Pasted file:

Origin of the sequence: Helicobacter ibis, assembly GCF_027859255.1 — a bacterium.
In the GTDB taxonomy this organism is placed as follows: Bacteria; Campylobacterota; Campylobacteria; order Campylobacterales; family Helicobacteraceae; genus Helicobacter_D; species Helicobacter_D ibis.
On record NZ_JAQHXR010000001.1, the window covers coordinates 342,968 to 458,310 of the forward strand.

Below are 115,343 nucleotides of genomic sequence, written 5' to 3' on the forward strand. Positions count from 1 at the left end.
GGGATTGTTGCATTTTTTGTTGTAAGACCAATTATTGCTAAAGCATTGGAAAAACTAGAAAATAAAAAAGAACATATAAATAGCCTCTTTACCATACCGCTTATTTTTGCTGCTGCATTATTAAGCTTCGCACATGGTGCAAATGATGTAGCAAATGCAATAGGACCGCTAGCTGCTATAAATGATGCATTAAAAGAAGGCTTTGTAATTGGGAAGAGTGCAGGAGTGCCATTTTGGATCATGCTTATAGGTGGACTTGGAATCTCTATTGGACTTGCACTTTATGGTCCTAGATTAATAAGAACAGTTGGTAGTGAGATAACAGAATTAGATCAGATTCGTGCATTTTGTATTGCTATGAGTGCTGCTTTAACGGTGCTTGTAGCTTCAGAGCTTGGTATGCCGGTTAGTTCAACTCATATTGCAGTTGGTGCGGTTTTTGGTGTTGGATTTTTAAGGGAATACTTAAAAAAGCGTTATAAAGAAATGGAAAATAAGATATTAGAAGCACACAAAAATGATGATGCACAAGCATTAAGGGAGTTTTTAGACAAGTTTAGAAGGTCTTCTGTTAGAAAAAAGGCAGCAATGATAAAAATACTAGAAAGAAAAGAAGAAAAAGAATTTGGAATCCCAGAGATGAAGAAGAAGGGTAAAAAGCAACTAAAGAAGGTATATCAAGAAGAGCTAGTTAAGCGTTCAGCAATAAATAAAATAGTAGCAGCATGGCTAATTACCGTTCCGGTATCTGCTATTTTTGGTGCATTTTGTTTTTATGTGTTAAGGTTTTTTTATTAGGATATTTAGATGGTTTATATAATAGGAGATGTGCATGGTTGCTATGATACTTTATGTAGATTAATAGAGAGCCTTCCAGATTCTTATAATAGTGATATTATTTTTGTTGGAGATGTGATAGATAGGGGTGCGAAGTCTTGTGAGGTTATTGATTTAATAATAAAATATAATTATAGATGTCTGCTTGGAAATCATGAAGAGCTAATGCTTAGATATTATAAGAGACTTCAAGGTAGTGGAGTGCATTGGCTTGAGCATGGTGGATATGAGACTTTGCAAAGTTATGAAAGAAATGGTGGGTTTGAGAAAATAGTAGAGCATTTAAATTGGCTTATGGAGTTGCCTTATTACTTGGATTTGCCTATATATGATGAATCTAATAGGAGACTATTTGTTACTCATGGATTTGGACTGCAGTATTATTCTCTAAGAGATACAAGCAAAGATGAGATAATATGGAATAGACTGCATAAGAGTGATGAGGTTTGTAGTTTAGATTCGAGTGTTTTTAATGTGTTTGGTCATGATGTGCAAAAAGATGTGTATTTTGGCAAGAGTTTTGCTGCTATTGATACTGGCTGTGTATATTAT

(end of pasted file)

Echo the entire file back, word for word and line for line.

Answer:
Origin of the sequence: Helicobacter ibis, assembly GCF_027859255.1 — a bacterium.
In the GTDB taxonomy this organism is placed as follows: Bacteria; Campylobacterota; Campylobacteria; order Campylobacterales; family Helicobacteraceae; genus Helicobacter_D; species Helicobacter_D ibis.
On record NZ_JAQHXR010000001.1, the window covers coordinates 342,968 to 458,310 of the forward strand.

Below are 115,343 nucleotides of genomic sequence, written 5' to 3' on the forward strand. Positions count from 1 at the left end.
GGGATTGTTGCATTTTTTGTTGTAAGACCAATTATTGCTAAAGCATTGGAAAAACTAGAAAATAAAAAAGAACATATAAATAGCCTCTTTACCATACCGCTTATTTTTGCTGCTGCATTATTAAGCTTCGCACATGGTGCAAATGATGTAGCAAATGCAATAGGACCGCTAGCTGCTATAAATGATGCATTAAAAGAAGGCTTTGTAATTGGGAAGAGTGCAGGAGTGCCATTTTGGATCATGCTTATAGGTGGACTTGGAATCTCTATTGGACTTGCACTTTATGGTCCTAGATTAATAAGAACAGTTGGTAGTGAGATAACAGAATTAGATCAGATTCGTGCATTTTGTATTGCTATGAGTGCTGCTTTAACGGTGCTTGTAGCTTCAGAGCTTGGTATGCCGGTTAGTTCAACTCATATTGCAGTTGGTGCGGTTTTTGGTGTTGGATTTTTAAGGGAATACTTAAAAAAGCGTTATAAAGAAATGGAAAATAAGATATTAGAAGCACACAAAAATGATGATGCACAAGCATTAAGGGAGTTTTTAGACAAGTTTAGAAGGTCTTCTGTTAGAAAAAAGGCAGCAATGATAAAAATACTAGAAAGAAAAGAAGAAAAAGAATTTGGAATCCCAGAGATGAAGAAGAAGGGTAAAAAGCAACTAAAGAAGGTATATCAAGAAGAGCTAGTTAAGCGTTCAGCAATAAATAAAATAGTAGCAGCATGGCTAATTACCGTTCCGGTATCTGCTATTTTTGGTGCATTTTGTTTTTATGTGTTAAGGTTTTTTTATTAGGATATTTAGATGGTTTATATAATAGGAGATGTGCATGGTTGCTATGATACTTTATGTAGATTAATAGAGAGCCTTCCAGATTCTTATAATAGTGATATTATTTTTGTTGGAGATGTGATAGATAGGGGTGCGAAGTCTTGTGAGGTTATTGATTTAATAATAAAATATAATTATAGATGTCTGCTTGGAAATCATGAAGAGCTAATGCTTAGATATTATAAGAGACTTCAAGGTAGTGGAGTGCATTGGCTTGAGCATGGTGGATATGAGACTTTGCAAAGTTATGAAAGAAATGGTGGGTTTGAGAAAATAGTAGAGCATTTAAATTGGCTTATGGAGTTGCCTTATTACTTGGATTTGCCTATATATGATGAATCTAATAGGAGACTATTTGTTACTCATGGATTTGGACTGCAGTATTATTCTCTAAGAGATACAAGCAAAGATGAGATAATATGGAATAGACTGCATAAGAGTGATGAGGTTTGTAGTTTAGATTCGAGTGTTTTTAATGTGTTTGGTCATGATGTGCAAAAAGATGTGTATTTTGGCAAGAGTTTTGCTGCTATTGATACTGGCTGTGTATATTAT